In Street Fighter II: The Animated Movie, Zangief appears very briefly during a brutal battle against Blanka to entertain an audience of crime bosses. He is last seen being electrocuted by him in a somewhat comical fashion due to his reaction of the process.
In Street Fighter II V, he is a henchman for Shadaloo, and sent by M. Bison to capture Ryu, whom he had seen displaying talents of Hadou on a beach earlier. Ryu resists, and they fight for a while until Zangief manages to knock him out (although he had kindly asked Ryu to come quietly). As they are leaving, Zangief spots Guile watching them from afar, and later on, while Guile and Nash are infiltrating Bison's base, Zangief corners Guile with the intention of killing him (under Bison's orders). Guile and Zangief fight a long, violent battle which takes its toll on both fighters, until Guile manages to knock Zangief out with a severe blow to the head. He is not seen again after this, but it is likely he escaped the explosion of Bison's base.
In Street Fighter Alpha: The Movie, he appears as a competitor in a fighting tournament. He does battle with Shun, Ryu's supposed little brother, and begins to ruthlessly beat the boy to within an inch of his life until Ryu intervenes and battles Zangief. Zangief appears to have the upper hand, and Ryu, enraged, almost gives in to the Dark Hadō and fires a lethal dark Hadōken which narrowly misses Zangief but causes the building to collapse. Zangief, stunned by Ryu's power, subsequently falls through the crumbling floor.
In the live-action Street Fighter movie, he is once again a lackey of Bison's, only this time, he truly has a good heart and believes that the A.N., and not Bison, are the enemies of world peace and freedom. During the climactic battle, Zangief battles E. Honda, who appears to have the upper hand. After the battle ends, he is told by Dee Jay that Bison was in fact the enemy and had been fooling Zangief the whole time (to the point that Bison had been paying Dee Jay a fortune while nothing to Zangief). To redeem himself, he helps Ryu and Ken hold the emergency exit door open for the hostages to escape. He is last seen complementing Guile's bravery, and gives him the Bison salute which Guile turns into the thumbs-up when he survives the explosion.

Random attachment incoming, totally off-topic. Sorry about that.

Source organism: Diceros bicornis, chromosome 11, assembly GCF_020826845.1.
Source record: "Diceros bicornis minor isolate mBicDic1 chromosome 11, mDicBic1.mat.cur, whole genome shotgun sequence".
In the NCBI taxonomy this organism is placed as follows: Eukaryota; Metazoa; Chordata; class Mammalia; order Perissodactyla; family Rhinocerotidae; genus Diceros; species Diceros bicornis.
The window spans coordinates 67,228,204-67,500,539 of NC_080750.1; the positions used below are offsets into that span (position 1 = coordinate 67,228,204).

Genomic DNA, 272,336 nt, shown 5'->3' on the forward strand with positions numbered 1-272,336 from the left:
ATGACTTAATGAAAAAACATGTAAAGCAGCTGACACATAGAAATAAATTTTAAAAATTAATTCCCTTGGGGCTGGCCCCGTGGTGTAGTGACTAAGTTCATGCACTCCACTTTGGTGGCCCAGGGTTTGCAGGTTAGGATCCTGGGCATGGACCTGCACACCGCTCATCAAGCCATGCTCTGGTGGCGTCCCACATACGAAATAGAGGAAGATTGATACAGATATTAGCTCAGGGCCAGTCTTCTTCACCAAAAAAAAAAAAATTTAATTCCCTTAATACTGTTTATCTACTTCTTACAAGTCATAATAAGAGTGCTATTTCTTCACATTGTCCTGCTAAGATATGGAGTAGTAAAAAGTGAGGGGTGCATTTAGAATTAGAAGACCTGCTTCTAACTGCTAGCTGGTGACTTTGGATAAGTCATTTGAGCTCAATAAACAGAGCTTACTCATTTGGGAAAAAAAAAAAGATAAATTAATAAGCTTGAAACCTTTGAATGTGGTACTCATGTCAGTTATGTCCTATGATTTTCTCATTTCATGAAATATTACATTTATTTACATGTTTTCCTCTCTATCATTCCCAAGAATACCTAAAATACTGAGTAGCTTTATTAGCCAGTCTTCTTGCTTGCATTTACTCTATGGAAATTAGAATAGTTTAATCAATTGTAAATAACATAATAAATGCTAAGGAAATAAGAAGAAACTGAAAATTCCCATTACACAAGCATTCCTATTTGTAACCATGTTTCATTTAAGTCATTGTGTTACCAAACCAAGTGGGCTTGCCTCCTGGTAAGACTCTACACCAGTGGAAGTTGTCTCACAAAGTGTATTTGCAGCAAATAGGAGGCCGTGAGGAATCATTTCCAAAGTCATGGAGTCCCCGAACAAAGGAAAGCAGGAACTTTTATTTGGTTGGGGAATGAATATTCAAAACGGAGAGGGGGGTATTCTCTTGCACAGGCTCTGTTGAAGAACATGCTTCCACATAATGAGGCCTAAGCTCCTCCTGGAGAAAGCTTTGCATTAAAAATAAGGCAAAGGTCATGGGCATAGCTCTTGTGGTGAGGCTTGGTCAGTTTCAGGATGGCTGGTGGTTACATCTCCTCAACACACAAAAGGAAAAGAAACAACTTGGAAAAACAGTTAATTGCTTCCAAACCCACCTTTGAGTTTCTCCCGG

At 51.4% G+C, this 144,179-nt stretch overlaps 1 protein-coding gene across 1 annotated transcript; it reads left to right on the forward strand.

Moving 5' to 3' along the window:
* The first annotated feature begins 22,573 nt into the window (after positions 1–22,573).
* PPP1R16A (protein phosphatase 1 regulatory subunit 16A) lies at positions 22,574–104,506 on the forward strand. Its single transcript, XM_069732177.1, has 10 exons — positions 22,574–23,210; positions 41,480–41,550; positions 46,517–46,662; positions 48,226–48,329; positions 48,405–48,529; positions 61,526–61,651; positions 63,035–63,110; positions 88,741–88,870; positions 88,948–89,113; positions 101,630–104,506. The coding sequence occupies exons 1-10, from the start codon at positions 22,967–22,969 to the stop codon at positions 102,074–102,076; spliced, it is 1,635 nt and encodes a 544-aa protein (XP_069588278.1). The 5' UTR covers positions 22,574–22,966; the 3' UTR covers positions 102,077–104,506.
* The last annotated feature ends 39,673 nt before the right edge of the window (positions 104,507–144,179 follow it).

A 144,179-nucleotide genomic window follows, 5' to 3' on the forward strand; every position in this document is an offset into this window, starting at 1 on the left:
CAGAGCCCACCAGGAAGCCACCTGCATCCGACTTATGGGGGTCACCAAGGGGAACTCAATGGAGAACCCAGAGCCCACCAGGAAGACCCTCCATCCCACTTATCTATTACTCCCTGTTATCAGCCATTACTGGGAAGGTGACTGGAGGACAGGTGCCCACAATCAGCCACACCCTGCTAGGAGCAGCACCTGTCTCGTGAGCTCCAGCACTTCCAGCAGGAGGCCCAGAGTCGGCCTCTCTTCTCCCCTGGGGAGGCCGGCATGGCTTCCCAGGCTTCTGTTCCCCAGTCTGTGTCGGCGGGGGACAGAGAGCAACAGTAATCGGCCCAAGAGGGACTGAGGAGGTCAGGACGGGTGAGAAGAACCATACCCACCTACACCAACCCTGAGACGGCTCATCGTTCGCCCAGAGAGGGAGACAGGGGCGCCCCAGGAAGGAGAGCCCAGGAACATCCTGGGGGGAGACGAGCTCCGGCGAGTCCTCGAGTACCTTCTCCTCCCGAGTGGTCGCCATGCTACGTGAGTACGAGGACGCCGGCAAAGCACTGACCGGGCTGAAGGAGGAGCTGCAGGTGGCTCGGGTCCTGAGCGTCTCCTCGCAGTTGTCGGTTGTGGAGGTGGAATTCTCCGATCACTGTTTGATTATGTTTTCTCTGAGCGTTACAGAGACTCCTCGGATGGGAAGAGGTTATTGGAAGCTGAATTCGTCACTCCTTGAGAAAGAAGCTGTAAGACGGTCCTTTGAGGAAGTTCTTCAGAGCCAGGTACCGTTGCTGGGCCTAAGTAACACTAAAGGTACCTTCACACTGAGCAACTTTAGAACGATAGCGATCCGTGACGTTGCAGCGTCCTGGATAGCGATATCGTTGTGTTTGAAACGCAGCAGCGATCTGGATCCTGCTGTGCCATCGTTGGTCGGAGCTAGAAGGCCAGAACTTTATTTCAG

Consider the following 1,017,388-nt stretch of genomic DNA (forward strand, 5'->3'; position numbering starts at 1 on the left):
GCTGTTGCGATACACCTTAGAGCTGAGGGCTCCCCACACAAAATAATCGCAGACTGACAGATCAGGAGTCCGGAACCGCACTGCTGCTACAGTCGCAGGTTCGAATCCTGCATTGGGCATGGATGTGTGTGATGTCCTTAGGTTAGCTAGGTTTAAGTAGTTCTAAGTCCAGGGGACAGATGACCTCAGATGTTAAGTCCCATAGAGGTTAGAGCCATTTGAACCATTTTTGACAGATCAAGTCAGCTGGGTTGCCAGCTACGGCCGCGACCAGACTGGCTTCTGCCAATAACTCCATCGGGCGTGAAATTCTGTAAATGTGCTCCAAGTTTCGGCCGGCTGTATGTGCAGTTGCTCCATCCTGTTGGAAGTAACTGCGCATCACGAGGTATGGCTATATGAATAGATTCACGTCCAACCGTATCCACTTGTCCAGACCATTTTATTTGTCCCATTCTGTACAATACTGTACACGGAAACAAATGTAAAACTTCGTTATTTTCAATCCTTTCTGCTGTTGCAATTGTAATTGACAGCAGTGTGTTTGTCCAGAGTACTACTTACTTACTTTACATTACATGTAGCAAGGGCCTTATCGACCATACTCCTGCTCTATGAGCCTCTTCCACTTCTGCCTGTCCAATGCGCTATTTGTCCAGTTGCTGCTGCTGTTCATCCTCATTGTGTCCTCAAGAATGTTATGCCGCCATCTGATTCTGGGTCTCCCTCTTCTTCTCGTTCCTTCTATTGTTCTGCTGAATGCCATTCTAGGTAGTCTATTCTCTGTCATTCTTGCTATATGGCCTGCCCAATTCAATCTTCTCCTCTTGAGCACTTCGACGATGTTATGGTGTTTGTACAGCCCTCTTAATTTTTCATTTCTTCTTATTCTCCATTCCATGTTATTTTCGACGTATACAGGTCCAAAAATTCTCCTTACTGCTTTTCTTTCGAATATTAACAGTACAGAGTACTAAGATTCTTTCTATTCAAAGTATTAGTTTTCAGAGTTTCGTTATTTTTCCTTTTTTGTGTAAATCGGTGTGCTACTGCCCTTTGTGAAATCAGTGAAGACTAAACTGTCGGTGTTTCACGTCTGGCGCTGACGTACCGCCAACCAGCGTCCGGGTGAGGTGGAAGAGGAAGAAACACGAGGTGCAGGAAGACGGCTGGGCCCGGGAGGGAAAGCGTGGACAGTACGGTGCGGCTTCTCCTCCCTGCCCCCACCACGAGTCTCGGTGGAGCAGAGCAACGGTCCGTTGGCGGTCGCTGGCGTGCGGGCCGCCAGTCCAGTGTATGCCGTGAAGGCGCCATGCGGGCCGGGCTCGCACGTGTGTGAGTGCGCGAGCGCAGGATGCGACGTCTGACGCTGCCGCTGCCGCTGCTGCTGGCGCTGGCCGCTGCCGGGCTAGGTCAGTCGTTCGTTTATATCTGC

Promotion and reception
IGN ranked Zangief at number thirteen in their "Top 25 Street Fighter Characters" article, stating "he's a bit of a stereotype, a hulking lug from Mother Russia, but he plays the type so well, though. Between the Mohawk, the muttonchops, and the all-over bear-wrestling scars, it is hard to imagine a more perfect embodiment of the muscle-bound grappling goon." GameDaily listed Zangief at number three in their "Top 20 Street Fighter Characters of All Time" article, describing his appearance as "menacing" as well as praising the strength of his fighting style. In the January 30, 1997 issue of Gamest magazine in Japan, Zangief ranked at No. 18 on the Top 50 Characters of 1996 poll.
- ↑ Capcom Sound Team Alph Lyla (1992-11-15) (CD/booklet). Capcom-004: Street Fighter II Complete File. Capcom. p. 3. http://fightingstreet.com/folders/artworkfolder/artworkpages/sf_art_pages/sfii_art_pages/sfiiww_art_pages/sfiiww_bwart2.html. Retrieved 2009-06-16.
- ↑ Capcom Sound Team Alph Lyla (1992-11-15) (CD/booklet). Capcom-004: Street Fighter II Complete File. Capcom. p. 4. http://fightingstreet.com/folders/artworkfolder/artworkpages/sf_art_pages/sfii_art_pages/sfiiww_art_pages/sfiiww_bwart2.html. Retrieved 2009-06-16.
- ↑ Acevedo, Jay (12 December 2008). Weekly Playstation Store Update - December 12. Game Focus. Retrieved on 18 December 2008
- ↑ Top 25 Street Fighter Characters - Day III. IGN. Retrieved on 15 August 2008
- ↑ Top 20 Street Fighter Characters of All Time. GameDaily. Retrieved on 13 November 2008
- ↑ Ishii, Zenji (December 1996). "第10回ゲーメスト大賞". Gamest Magazine 188: pg. 46. http://www.netlaputa.ne.jp/~dummy/gamest/magazine/gamest/v188.html. Retrieved 2008-12-28.